Weak economic growth and high oil prices are likely to contain global oil demand in 2012 and cap it in 2013, the International Energy Agency said on Wednesday.
"The pace of oil demand growth is expected to remain relatively steady over the next 18 months, with annual gains of just 0.8 million barrels per day in both 2012 and 2013," the agency said in its latest Oil Market Report.
"This modest growth rate reflects the combined effects of sluggish global economic activity, historically elevated oil prices and global improvements in energy efficiency."
With Brent futures indicating that prices would remain above $100 in 2012 before dipping to just below $99 in 2013, the persistently high prices are giving consumers an incentive to cut consumption.
"This is best encapsulated by the rapid decline in global oil intensity, which is forecast to fall by 2.3 percent in 2012 and 2.5 percent in 2013, a greater decline rate than the previous 15 year average of 2.2 percent," said the agency.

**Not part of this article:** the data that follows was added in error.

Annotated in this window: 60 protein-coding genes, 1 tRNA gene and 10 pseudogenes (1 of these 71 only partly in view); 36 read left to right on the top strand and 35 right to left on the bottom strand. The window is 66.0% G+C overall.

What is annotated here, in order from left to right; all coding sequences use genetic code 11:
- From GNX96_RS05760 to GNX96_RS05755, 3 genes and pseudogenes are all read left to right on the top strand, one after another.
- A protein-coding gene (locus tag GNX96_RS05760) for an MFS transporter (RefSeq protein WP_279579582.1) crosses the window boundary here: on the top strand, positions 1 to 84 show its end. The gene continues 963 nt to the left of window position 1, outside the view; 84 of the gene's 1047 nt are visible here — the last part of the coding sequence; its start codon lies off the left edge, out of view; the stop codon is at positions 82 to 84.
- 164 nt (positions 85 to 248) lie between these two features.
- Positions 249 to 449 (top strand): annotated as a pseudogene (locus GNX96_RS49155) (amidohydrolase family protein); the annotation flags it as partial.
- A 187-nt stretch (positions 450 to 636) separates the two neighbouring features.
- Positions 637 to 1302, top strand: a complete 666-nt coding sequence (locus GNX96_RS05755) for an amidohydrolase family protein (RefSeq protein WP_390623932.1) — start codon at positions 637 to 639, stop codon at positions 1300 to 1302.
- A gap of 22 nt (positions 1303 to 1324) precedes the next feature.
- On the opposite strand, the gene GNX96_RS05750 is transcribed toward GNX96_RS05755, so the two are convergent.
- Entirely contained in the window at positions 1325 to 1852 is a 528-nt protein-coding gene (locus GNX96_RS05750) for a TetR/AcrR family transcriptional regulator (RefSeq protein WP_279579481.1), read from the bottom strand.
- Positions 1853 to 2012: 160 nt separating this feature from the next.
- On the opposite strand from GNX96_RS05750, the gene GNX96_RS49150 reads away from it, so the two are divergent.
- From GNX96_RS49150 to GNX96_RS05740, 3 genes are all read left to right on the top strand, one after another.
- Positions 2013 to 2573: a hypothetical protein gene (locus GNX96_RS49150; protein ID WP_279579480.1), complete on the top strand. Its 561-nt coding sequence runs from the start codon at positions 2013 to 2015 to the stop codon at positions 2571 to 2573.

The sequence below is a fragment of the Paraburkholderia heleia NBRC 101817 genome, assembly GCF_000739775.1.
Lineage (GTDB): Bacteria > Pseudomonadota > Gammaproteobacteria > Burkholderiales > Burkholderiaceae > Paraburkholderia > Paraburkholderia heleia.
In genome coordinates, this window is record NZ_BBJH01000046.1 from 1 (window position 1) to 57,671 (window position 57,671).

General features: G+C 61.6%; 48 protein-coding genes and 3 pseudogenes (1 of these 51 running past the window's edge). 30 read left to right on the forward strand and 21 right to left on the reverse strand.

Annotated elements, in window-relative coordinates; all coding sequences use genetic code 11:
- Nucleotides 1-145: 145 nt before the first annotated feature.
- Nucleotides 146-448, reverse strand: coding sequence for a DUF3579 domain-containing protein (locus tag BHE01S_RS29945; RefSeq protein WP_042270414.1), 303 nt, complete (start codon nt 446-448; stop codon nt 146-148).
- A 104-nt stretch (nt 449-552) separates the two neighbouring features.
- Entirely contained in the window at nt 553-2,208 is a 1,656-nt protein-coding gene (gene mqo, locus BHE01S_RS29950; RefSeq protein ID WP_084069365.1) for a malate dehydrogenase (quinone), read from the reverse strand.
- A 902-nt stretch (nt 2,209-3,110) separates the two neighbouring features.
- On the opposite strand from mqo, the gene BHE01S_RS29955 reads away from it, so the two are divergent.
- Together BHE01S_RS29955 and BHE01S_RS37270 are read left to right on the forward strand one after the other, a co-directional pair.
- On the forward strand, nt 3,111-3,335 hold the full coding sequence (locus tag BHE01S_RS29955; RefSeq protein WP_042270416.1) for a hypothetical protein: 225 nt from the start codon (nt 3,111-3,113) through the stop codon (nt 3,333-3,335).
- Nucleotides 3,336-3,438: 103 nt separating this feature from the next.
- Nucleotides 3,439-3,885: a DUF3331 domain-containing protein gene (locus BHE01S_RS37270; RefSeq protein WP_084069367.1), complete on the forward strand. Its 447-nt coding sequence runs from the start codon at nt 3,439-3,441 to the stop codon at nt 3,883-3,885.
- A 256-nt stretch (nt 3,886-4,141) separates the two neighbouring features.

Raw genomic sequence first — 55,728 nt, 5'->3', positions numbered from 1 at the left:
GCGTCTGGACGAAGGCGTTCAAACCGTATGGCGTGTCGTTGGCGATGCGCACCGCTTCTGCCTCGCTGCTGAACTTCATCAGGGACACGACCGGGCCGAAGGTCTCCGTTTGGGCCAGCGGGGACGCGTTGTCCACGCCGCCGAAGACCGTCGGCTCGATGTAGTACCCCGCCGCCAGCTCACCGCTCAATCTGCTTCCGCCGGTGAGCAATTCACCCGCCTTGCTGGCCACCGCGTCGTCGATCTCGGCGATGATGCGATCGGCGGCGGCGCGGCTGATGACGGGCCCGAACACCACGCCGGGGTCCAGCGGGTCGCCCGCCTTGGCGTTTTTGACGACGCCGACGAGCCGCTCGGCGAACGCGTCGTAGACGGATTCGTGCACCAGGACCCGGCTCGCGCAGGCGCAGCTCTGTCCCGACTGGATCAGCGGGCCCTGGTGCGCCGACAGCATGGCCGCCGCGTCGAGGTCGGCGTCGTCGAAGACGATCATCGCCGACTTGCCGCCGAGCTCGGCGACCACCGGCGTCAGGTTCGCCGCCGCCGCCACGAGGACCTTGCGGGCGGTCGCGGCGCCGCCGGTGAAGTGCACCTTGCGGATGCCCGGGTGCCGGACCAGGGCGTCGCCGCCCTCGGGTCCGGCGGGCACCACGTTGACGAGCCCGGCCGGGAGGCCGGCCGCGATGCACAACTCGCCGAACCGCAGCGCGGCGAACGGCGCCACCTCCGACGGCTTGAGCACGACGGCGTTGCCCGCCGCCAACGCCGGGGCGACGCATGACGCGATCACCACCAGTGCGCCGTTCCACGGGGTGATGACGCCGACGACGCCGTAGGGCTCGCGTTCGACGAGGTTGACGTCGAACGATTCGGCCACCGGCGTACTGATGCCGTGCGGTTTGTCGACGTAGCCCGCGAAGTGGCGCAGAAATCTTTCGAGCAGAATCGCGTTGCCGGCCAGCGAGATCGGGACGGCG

Oil intensity is a measure of the role of oil in the overall mix of energy supplies.
With the growth of the global economy expected to be merely 3.3 percent in 2012 and 3.6 percent in 2013, the weak macroeconomic backdrop is also expected to cap oil demand growth, the IEA said.
The IEA, an offshoot of the Paris-based Organisation for Economic Cooperation and Development, was created as a result of the oil crises of the 1970s to monitor energy markets, advise OECD countries on energy policy and to oversee strategic oil reserves.
Europe showed the weakest growth trend as it struggles with a public debt crisis, with demand seen declining 2.6 percent in 2012, the IEA observed.
Asian OECD countries are expected on the other hand to post growth of 3.3 percent on the back of Japanese nuclear outages.
However a gradual recovery of nuclear capacity in Japan is expected to reduce demand for oil in Asia, leading to a decline of 1.9 percent in 2013, while a "more robust European economic outlook in 2013, with GDP (gross domestic product) growth of 0.8 percent", would result in a modest decline of 1.3 percent for the region.